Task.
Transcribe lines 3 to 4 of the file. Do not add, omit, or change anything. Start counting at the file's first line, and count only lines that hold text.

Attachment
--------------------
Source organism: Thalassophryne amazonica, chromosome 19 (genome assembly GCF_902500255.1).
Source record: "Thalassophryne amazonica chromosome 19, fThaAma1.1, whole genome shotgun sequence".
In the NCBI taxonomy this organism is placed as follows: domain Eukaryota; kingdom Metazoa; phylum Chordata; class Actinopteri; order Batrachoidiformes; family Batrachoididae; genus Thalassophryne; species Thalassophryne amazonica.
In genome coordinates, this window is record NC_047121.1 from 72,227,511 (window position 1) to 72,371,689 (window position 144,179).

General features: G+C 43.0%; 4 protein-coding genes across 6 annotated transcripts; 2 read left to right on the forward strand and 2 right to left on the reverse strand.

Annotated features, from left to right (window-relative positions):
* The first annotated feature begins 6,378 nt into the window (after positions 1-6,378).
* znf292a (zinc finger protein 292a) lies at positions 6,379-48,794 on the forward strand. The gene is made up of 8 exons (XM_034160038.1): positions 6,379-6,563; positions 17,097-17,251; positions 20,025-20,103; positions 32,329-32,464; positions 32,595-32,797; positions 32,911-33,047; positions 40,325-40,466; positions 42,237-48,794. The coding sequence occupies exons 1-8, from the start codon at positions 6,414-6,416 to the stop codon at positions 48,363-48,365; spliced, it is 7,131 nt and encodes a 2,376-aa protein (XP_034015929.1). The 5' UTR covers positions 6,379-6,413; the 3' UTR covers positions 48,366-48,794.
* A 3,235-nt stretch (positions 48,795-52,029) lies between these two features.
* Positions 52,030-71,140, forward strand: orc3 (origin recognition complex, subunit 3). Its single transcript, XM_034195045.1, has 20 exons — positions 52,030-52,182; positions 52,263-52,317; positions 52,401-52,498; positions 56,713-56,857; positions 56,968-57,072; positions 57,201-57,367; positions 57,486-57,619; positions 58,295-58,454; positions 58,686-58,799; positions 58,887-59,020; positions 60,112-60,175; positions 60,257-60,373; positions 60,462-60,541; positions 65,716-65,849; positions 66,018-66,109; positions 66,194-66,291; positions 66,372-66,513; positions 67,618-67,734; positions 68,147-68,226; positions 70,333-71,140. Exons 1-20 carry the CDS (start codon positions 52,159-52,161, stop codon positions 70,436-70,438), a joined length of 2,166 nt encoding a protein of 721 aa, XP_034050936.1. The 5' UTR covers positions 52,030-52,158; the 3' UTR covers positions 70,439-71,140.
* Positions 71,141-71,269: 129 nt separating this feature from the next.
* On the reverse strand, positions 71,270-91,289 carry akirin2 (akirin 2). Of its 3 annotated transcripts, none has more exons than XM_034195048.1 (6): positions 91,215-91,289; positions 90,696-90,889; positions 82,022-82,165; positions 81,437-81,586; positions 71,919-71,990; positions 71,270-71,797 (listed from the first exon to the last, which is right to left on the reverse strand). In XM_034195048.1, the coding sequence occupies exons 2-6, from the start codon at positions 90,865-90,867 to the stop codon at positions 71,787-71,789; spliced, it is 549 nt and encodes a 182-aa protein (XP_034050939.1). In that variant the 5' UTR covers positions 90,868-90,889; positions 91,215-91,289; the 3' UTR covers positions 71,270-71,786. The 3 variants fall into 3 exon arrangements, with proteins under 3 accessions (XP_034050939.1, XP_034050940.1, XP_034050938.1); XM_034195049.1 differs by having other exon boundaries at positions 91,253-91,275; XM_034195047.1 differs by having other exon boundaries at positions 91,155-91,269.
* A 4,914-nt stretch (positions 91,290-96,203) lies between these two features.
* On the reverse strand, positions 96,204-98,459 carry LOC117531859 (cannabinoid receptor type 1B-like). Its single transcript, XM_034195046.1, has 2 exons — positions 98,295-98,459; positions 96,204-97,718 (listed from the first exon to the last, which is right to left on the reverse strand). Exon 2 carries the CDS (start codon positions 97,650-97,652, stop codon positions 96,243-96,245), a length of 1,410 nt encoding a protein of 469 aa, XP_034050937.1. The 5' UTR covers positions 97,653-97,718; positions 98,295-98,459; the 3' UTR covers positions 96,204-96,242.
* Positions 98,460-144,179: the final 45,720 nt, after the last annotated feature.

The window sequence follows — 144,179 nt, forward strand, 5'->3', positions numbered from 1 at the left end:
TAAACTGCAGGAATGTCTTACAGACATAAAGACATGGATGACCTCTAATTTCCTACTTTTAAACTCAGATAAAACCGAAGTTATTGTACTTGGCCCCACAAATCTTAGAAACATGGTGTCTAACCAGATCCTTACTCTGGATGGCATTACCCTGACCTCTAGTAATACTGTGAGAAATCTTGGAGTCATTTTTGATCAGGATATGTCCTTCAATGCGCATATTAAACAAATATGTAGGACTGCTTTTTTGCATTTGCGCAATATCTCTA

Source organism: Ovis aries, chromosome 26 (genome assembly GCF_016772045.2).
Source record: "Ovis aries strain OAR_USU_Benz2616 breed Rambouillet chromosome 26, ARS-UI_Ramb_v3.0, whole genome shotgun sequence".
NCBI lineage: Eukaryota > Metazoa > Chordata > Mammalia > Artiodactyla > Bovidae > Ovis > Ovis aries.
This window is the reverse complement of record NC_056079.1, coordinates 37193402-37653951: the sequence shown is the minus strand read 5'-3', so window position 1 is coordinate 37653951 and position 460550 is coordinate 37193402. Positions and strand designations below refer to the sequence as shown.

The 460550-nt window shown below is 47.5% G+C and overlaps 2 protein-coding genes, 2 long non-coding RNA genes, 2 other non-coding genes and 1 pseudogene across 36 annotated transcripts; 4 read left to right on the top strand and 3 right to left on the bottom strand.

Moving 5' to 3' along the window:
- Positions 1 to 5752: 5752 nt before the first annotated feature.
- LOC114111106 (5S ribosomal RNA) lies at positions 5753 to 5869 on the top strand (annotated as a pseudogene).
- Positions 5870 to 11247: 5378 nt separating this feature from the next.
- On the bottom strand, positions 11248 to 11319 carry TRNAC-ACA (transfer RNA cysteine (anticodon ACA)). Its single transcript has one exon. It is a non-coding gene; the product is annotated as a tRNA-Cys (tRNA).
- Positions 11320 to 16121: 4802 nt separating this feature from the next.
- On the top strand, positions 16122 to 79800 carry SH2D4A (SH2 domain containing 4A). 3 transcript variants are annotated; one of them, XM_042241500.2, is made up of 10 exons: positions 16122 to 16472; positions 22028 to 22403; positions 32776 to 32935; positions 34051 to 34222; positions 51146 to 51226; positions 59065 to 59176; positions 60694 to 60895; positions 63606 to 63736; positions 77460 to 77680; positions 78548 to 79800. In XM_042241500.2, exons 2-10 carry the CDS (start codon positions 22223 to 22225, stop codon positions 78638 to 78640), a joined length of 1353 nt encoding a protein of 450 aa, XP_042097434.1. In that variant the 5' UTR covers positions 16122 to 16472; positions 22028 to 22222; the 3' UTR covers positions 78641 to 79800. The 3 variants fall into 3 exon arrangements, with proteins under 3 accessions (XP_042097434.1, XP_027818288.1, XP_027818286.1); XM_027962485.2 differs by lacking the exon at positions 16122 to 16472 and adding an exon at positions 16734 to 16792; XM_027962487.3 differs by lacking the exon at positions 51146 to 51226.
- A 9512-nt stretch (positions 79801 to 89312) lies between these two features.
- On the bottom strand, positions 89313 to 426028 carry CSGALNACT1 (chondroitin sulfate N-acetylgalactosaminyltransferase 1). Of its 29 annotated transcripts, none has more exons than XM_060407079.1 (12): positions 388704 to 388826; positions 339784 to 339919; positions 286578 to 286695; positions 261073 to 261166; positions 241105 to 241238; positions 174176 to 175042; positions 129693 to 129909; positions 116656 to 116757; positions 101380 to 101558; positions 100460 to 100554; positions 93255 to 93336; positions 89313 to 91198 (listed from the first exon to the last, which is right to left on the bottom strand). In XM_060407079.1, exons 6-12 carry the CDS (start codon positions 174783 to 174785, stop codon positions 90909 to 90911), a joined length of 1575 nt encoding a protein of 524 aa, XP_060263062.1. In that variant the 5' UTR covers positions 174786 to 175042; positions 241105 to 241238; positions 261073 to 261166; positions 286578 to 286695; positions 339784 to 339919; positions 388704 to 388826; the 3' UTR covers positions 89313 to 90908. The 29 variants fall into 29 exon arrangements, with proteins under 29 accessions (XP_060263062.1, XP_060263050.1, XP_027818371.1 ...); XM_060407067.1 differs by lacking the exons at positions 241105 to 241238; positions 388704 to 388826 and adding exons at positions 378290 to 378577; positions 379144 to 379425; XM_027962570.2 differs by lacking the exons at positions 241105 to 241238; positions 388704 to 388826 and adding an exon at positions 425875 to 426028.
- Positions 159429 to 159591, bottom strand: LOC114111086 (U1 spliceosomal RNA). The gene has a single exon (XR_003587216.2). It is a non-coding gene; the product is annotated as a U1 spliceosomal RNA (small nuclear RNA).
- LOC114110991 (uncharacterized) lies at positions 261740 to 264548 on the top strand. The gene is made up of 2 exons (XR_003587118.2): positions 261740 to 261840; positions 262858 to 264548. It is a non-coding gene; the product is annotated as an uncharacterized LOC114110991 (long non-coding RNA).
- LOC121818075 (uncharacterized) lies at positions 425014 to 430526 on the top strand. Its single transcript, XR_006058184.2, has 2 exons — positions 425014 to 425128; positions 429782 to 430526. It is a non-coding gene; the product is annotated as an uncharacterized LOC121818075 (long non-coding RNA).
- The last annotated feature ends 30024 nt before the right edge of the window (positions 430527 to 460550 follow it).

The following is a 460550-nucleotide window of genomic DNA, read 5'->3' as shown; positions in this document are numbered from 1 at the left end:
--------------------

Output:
In the NCBI taxonomy this organism is placed as follows: domain Eukaryota; kingdom Metazoa; phylum Chordata; class Actinopteri; order Batrachoidiformes; family Batrachoididae; genus Thalassophryne; species Thalassophryne amazonica.
In genome coordinates, this window is record NC_047121.1 from 72,227,511 (window position 1) to 72,371,689 (window position 144,179).